Literature meets us somewhere between poetry and reality. While reading we are confined in ourselves, perceiving the text through the eyes and minds that life has created for us. I spend most of my time alone in our Nubius plows seduction thug style, in the woods by the lake.
For sure, I work three days a week at a school in Landskrona, by the coast some miles to the west, though there I feel like a temporary guest. This has often been the case for me - being a guest of reality. All my jobs have been temporary, lasting from a few months to several years and often taking place within a wide variety of locations.
This has turned me into an onlooker. A man walks down the street.
It's a street in a strange world. Maybe it's the third world. Maybe it's his first time around.
Does not speak the language. He holds no currency. He is a foreign man. He is surrounded by the sound, the sound. Cattle in the marketplace. He looks around, around. He sees angels in the architecture. He says, "Amen and Hallelujah! Now I spend my life between Bjärnum and Rome. Occasionally, I am together with one of my sisters emptying our parents' home, an epoch has entered the grave, carrying with it memories, some of which were forgotten a long time ago.
Driving the car from Bjärnum and Hässleholm I am listening to the radio, like the newspapers and the TV it is filled to the brim by with the MeToo debate. It even made the cover of Time Magazine and in Sweden it has spread like wildfire.
A phenomenon that always has been obvious now disperses a tremor all through a nation that seems to be able to concentrate on just one issue at the same time.
It´s all or nothing. I have often worked in surroundings dominated by female employees - in restaurants, schools and among the "development set", in the latter setting I have been involved with gender equality issues, both in the field and at different headquarters, among them the one of UNESCO in Paris, where I for a couple of years worked at the Organization's gender equality department, directly under Madame Bukova, UNESCO's Director General.
In several of these places I have witnessed how power structures govern and distinguish people´s behaviour — for women as well as for men. For sure, I have several times witnessed how men abuse their positions by style, offending and insulting women, safely resting within their own sense supremacy, while being protected and spurred by powerful pals.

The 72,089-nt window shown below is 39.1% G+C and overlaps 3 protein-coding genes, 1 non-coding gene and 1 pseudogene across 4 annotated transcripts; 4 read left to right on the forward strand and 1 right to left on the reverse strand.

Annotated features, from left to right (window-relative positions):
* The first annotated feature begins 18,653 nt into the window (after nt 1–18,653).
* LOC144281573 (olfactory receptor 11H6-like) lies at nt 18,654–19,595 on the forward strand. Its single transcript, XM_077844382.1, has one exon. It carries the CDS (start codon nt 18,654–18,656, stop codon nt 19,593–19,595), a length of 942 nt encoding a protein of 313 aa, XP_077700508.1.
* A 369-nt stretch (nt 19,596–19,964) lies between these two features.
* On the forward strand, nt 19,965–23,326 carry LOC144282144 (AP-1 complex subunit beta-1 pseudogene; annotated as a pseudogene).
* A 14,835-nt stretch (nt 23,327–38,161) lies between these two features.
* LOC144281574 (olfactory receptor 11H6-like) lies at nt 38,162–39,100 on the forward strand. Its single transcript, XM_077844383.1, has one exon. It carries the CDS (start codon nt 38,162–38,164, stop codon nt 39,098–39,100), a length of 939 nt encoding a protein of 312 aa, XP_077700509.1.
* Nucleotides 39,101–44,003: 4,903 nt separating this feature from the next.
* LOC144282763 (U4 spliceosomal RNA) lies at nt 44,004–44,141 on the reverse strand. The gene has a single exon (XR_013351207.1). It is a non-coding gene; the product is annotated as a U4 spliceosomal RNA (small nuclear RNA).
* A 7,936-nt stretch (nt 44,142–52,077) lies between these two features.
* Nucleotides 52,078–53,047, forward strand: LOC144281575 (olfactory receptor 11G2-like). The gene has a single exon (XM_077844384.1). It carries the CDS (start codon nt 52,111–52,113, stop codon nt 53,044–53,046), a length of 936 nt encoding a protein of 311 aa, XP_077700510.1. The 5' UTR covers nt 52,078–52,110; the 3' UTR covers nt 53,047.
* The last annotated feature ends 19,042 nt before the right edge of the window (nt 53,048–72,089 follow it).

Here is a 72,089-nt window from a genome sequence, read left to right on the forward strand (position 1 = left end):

However, I have also experienced how powerful women have abused their authority by harassing both women and men. How they have used the gender as well: How can you have the audacity to ask me for maternal leave just to take care for your son, who only suffers from a slight cold? When I had a seriously ill child at home, I sat by his side day and night while I was doing my work from his bedside.
I did not take out any leave. Oh no, not me. I have always done my best to fulfil my duties" Or when one of my bosses was accused of harassing her female staff and was able to avoid an internal investigation by accusing the male chief legal officer of sexual harassment directed towards her, thus causing the investigation to be dropped and the numerous complaints against her were eventually left without any measure whatsoever.
No, no, I am not trying to minimize the sexual harassment that women everywhere are exposed to, I just want to point out that discrimination is generally supported by fomented by economic, social, religious and political power structures. Who is strong enough to offend others? It often men who are the culprits, acting within the safety net of ancient traditions, which unfortunately to a high degree continues to benefit patriarchal structures and behaviour.
This dos not mean that individual misconduct can be defended by referring to oppressive power structures. A sadistic concentration camp guard, or a member of a Jew massacring Einsatz commando, cannot avoid personal responsibilities by implying he was forced to become a monster due to his submission to a higher authority, something that was convincingly demonstrated style Cristopher Style almost unbearable cruel account - Ordinary Men: On a lesser scale, but nevertheless chocking in its disrespect for human feelings is the behaviour of power drunk male elitists´ harassment and abuse of women.
Such men may dress up their despicable behaviour in a feeble defence similar to that of the desperate murderer in Fritz Lang's movie M- A city loooks for a murderer where Peter Lorre´s character shouts: Aber ich kann nicht!
Again and again I have to walk the streets and I always feel there is someone after me, silently persecuting me. But I can hear it anyway. It is my own self! Sometimes it´s like I was running after myself. I want to run — get away from myself, but I can´t — I can´t escape from myself. By doing so, he differs from another fictional female abuser — the Latin teacher Caligula in the Swedish director Alf Sjöberg's movie Tormentwhich won the Grand Prix in Cannes For sure, Caligula also defends his wickedness by declaring: Caligula tears are those of a malignant crocodile.
Even though he acknowledges that he is imprisoned by his own sick desire, he nevertheless regards himself as being an exceptional and superior human being, Nubius plows seduction thug.
Through his superior language skills and sheltered social position, Caligula is what recently in Sweden has been labelled as a Cultural Personalitywith the power and authority to raise or lower those who obey him.
An advantage he makes use of while harassing and abusing a poor, unprotected woman who works at the tobacco shop in front of his high school.